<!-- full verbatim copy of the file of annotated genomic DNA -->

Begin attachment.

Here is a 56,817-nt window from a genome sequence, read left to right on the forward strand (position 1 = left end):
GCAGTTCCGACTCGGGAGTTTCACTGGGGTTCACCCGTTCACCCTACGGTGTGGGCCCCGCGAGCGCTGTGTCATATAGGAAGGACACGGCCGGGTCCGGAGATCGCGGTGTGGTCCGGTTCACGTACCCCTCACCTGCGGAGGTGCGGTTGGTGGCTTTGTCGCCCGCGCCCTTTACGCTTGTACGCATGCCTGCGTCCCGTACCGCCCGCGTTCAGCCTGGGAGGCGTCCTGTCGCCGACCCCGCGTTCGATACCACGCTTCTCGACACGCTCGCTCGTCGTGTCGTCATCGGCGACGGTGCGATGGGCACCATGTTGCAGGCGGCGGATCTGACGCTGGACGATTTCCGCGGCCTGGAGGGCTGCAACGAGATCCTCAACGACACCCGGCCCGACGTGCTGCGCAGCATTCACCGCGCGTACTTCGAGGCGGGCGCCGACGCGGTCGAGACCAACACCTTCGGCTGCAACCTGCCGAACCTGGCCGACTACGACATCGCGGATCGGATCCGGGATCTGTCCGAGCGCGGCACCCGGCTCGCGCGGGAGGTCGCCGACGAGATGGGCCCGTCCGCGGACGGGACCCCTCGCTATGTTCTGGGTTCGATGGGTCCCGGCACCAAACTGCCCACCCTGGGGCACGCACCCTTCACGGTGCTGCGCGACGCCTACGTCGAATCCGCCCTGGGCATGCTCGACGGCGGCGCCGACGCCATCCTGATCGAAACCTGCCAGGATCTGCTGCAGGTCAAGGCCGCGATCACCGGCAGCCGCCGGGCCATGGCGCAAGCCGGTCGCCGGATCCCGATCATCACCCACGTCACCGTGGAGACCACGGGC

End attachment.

Here is a 56,817-nt window from a genome sequence, read left to right on the forward strand (position 1 = left end):
GCAGTTCCGACTCGGGAGTTTCACTGGGGTTCACCCGTTCACCCTACGGTGTGGGCCCCGCGAGCGCTGTGTCATATAGGAAGGACACGGCCGGGTCCGGAGATCGCGGTGTGGTCCGGTTCACGTACCCCTCACCTGCGGAGGTGCGGTTGGTGGCTTTGTCGCCCGCGCCCTTTACGCTTGTACGCATGCCTGCGTCCCGTACCGCCCGCGTTCAGCCTGGGAGGCGTCCTGTCGCCGACCCCGCGTTCGATACCACGCTTCTCGACACGCTCGCTCGTCGTGTCGTCATCGGCGACGGTGCGATGGGCACCATGTTGCAGGCGGCGGATCTGACGCTGGACGATTTCCGCGGCCTGGAGGGCTGCAACGAGATCCTCAACGACACCCGGCCCGACGTGCTGCGCAGCATTCACCGCGCGTACTTCGAGGCGGGCGCCGACGCGGTCGAGACCAACACCTTCGGCTGCAACCTGCCGAACCTGGCCGACTACGACATCGCGGATCGGATCCGGGATCTGTCCGAGCGCGGCACCCGGCTCGCGCGGGAGGTCGCCGACGAGATGGGCCCGTCCGCGGACGGGACCCCTCGCTATGTTCTGGGTTCGATGGGTCCCGGCACCAAACTGCCCACCCTGGGGCACGCACCCTTCACGGTGCTGCGCGACGCCTACGTCGAATCCGCCCTGGGCATGCTCGACGGCGGCGCCGACGCCATCCTGATCGAAACCTGCCAGGATCTGCTGCAGGTCAAGGCCGCGATCACCGGCAGCCGCCGGGCCATGGCGCAAGCCGGTCGCCGGATCCCGATCATCACCCACGTCACCGTGGAGACCACGGGC